Even in death the hype about Amy Winehouse continues. The recent documentary about her is making a lot of noise. But I have to ask, Amy who? I have never heard her sing. I have never seen her perform either in person or on stage. If I heard her voice now I could not identify her. I have seen her ravished face, except for her eyes in the ads for the movie. I know that addiction to drugs and liquor killed her, wiping out what had become a fruitful and supposedly legitimate career despite the mental and emotional lapses she struggled with and faced most, if not all, the days of her life. According to critics and fans, she had a future. But her addiction and her failure to overcome her demons relegated her to a wasteland of uncontrolled dependence. Well and good but in the world of entertainment and celebrity, her predicament was nothing new. Between the fan hunger generated and fueled by social media and her seemingly terrible inner life it is not surprising that a young woman succumbs to what free flowing drugs and alcohol bring to the party.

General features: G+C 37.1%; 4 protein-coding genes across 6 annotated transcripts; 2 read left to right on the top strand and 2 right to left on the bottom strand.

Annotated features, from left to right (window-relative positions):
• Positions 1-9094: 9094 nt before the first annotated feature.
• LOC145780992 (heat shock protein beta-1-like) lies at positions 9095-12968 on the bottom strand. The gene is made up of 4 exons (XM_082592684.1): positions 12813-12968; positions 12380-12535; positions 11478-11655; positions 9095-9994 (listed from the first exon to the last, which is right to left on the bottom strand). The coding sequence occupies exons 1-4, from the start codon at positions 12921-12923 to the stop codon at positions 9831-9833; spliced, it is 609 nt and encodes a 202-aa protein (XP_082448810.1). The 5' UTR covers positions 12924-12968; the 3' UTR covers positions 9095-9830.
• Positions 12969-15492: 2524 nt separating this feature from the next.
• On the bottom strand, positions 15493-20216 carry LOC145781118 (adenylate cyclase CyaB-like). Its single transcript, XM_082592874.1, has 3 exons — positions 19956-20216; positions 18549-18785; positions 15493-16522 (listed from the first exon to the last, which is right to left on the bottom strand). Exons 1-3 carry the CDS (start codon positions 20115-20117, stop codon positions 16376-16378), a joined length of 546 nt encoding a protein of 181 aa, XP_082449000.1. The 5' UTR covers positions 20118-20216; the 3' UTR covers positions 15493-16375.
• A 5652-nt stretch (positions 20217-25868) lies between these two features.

She had an addictive personality. It seems apparent that she could not cope with reality, with stardom, with fan fervor, with the ability to wake the morning following a performance and smile because of success. That is nothing new for entertainers, especially in the world of pop that feeds off emotional disability. The film about her life gets good reviews for its thoroughness, detail and revelations. I am sure it does its job well. But that does not mean we should ascribe to it a magic understanding of how the mind and soul of a pop star falls onto the scrapheap.

Winehouse lived badly. It is that simple. We usually say a person such as she was self-destructive. Her passing surely affected those who loved her and those who profited off her, all who think they failed her. That is nothing new when someone who seems to have a promising future dies a bad death. Realistically, though, is there ever a good death?

I am a naysayer by temperament. The power that pop culture has over the masses often eludes me. I am not a cultural philistine. But Amy Winehouse was a pop singer. Nothing more. Nothing less. Good music, from Bach to the blues to bop, or of all kinds has always been a part of my life. There are very few musical wonders, geniuses if you will, who changed the canon by the power of their creativity. Amy Winehouse is not one of them. I do not intend to hear her sing. Her voice, however good it may have been, will have no effect on my life. Her lost life means little to me. The hype surrounding her life and the film that documents it mean little in the broader context of life.